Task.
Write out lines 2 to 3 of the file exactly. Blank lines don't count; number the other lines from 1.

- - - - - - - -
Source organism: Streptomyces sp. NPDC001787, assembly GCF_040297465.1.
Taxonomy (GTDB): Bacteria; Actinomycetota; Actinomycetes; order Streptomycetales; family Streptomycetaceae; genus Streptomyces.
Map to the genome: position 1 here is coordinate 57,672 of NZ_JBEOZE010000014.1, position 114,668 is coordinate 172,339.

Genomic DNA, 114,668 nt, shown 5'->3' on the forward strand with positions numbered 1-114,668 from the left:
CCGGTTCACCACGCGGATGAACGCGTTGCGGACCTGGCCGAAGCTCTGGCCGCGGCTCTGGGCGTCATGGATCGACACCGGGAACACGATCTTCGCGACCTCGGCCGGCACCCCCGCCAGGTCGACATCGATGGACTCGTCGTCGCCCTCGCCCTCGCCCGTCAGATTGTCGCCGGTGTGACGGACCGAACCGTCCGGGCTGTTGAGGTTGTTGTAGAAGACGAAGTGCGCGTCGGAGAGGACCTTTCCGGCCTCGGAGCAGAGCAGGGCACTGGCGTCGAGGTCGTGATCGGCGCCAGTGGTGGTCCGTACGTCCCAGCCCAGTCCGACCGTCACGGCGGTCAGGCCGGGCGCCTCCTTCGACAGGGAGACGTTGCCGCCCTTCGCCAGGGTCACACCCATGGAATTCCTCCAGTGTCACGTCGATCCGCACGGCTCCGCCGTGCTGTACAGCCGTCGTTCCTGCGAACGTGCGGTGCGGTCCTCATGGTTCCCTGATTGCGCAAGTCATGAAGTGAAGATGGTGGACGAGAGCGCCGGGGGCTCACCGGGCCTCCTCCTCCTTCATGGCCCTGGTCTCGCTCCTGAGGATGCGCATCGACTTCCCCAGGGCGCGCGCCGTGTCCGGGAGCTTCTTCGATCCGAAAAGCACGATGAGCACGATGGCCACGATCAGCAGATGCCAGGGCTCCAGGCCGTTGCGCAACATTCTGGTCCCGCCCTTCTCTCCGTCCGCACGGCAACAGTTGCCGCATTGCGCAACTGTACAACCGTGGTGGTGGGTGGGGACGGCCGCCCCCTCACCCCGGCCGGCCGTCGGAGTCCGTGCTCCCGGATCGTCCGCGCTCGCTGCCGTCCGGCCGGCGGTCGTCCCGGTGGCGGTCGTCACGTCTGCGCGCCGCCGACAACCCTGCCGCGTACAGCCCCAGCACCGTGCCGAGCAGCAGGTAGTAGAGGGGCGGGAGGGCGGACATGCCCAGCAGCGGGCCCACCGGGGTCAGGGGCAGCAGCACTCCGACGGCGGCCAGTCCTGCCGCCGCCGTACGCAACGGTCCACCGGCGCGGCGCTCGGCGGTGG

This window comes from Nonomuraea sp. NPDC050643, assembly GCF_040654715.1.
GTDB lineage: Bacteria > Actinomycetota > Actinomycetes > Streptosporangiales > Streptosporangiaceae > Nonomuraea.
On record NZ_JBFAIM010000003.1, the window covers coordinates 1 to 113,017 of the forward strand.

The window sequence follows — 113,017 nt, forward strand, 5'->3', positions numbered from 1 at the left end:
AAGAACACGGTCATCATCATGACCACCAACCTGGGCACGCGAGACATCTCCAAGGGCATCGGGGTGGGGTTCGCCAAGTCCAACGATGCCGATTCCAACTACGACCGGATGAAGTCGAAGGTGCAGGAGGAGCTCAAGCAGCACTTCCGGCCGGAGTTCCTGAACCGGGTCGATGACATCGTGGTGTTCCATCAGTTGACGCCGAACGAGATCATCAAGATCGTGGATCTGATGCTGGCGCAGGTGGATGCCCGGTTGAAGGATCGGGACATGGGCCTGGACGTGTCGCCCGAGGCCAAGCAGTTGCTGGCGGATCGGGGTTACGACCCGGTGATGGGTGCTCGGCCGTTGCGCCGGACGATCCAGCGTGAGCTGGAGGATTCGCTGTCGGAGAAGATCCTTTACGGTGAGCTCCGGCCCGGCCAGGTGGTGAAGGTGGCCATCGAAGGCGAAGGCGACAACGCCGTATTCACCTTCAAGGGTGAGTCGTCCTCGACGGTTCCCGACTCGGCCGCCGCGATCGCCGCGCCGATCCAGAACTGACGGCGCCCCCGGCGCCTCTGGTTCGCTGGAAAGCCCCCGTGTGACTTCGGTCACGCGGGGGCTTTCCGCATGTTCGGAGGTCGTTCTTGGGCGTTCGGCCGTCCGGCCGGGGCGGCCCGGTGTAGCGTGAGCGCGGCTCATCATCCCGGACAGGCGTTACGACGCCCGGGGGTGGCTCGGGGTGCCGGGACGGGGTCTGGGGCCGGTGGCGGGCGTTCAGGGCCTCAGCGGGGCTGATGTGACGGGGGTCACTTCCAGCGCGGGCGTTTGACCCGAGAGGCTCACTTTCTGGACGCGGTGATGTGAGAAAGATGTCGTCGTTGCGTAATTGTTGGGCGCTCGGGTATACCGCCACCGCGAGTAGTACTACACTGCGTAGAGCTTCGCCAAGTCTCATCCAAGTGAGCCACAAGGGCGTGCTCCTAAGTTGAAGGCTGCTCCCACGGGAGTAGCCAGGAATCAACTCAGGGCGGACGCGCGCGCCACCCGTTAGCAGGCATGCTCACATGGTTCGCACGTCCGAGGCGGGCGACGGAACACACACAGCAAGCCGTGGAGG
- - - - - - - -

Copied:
Taxonomy (GTDB): Bacteria; Actinomycetota; Actinomycetes; order Streptomycetales; family Streptomycetaceae; genus Streptomyces.
Map to the genome: position 1 here is coordinate 57,672 of NZ_JBEOZE010000014.1, position 114,668 is coordinate 172,339.